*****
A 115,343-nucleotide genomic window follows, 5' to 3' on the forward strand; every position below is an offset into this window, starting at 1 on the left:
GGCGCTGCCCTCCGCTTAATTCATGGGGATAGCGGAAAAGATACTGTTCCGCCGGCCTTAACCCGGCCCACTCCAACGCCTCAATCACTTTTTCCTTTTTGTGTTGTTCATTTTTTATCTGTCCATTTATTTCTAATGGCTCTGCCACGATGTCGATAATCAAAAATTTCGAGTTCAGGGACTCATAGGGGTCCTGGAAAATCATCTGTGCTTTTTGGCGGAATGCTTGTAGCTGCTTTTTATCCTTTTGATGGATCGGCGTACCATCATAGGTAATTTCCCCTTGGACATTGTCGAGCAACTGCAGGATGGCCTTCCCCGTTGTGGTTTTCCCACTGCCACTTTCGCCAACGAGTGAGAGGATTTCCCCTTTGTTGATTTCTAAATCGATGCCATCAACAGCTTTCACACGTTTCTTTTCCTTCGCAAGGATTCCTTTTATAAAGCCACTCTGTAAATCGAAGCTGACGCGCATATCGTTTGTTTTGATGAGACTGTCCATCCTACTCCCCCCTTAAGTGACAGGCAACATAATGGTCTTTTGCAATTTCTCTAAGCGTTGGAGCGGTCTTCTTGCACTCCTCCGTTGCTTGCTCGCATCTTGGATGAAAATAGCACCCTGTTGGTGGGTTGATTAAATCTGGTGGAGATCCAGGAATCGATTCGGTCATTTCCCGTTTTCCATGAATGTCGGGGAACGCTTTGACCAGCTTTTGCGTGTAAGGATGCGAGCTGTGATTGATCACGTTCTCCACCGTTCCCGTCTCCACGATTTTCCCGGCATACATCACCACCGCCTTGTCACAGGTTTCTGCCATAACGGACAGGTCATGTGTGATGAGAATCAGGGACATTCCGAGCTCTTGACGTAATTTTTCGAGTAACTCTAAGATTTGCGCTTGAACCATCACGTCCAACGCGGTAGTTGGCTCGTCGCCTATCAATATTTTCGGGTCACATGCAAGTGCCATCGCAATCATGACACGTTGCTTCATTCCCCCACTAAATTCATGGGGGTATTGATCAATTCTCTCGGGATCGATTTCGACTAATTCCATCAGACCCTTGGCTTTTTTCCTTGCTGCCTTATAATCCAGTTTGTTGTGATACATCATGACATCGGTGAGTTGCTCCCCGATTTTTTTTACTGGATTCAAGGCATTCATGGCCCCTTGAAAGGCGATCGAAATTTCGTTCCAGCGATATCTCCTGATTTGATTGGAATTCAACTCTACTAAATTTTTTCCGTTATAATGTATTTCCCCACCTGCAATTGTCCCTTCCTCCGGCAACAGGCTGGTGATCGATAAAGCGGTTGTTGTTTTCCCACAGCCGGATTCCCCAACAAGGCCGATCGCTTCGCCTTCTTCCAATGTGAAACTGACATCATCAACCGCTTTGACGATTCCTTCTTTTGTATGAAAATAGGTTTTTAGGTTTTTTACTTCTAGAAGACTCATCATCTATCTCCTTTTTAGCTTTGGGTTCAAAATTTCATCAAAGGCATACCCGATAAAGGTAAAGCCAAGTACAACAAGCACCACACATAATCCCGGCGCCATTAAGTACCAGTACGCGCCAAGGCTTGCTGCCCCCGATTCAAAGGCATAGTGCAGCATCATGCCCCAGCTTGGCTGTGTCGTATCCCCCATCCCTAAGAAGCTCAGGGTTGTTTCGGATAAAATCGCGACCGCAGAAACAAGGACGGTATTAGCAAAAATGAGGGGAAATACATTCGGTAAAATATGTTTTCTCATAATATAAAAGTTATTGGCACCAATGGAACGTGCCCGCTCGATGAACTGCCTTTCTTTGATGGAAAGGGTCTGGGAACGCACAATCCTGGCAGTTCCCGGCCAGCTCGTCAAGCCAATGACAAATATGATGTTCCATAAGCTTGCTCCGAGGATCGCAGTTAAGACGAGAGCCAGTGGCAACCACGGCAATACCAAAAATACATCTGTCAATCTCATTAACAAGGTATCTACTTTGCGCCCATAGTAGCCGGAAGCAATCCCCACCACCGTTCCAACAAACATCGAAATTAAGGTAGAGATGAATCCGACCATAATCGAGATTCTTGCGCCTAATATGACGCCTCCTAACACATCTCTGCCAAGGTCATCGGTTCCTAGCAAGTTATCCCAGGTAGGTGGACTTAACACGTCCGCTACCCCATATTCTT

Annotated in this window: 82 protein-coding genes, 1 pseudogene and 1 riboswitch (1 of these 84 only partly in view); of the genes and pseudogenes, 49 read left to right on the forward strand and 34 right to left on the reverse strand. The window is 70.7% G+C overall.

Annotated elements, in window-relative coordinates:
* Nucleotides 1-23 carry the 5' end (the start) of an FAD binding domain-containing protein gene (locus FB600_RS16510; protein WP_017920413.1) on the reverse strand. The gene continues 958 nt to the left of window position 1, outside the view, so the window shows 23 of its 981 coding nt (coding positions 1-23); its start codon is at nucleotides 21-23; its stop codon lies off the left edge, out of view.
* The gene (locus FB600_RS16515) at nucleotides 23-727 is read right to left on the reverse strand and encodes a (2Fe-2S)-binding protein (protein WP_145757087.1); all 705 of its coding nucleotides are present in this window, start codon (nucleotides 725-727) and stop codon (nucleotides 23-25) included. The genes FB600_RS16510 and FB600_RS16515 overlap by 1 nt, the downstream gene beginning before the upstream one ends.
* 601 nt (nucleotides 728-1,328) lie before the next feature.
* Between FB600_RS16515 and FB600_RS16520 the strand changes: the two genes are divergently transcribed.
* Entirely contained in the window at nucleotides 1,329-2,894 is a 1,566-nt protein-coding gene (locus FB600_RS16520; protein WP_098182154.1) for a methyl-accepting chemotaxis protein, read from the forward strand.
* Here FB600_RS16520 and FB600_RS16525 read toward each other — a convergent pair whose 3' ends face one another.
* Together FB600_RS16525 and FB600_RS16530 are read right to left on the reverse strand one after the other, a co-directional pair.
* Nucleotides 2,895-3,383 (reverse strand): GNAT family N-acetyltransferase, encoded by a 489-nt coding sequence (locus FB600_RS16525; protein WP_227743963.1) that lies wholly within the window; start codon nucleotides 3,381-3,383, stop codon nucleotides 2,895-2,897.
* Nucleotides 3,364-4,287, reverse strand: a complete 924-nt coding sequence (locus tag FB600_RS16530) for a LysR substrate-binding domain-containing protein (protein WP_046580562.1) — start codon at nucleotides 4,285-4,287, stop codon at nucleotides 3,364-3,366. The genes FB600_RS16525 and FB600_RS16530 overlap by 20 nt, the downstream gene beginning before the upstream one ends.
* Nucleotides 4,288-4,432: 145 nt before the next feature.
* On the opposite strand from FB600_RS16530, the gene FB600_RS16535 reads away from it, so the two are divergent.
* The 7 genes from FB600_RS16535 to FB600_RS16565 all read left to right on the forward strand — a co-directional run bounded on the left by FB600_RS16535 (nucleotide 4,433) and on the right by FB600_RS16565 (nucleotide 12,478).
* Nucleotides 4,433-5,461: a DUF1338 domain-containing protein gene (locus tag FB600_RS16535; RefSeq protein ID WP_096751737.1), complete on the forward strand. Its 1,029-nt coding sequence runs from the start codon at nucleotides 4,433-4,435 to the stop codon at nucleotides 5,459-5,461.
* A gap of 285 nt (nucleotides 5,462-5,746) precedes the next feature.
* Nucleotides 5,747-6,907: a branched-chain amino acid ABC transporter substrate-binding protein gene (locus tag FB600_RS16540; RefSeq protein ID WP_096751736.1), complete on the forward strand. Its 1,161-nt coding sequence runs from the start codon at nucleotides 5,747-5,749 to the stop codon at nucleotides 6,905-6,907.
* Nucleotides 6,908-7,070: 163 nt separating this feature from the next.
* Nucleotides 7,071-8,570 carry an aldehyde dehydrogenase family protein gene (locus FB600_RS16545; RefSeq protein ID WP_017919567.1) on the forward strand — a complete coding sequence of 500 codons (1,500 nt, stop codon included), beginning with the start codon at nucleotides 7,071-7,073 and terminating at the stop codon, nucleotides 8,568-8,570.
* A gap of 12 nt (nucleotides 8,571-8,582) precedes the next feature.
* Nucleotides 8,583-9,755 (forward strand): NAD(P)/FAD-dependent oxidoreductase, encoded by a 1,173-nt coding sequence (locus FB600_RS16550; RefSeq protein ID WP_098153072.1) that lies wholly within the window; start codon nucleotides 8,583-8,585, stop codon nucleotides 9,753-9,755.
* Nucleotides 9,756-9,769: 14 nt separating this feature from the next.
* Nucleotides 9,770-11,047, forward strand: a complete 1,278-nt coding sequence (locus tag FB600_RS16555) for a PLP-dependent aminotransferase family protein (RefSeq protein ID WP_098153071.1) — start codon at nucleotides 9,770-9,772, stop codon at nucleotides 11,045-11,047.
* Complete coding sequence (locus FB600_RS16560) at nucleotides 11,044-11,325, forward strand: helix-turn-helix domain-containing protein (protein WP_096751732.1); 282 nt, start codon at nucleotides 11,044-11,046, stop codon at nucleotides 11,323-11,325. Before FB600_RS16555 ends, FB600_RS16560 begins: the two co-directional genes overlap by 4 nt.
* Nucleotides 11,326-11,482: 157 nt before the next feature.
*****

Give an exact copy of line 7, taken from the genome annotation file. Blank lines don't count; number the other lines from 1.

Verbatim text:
* 601 nt (nucleotides 728-1,328) lie before the next feature.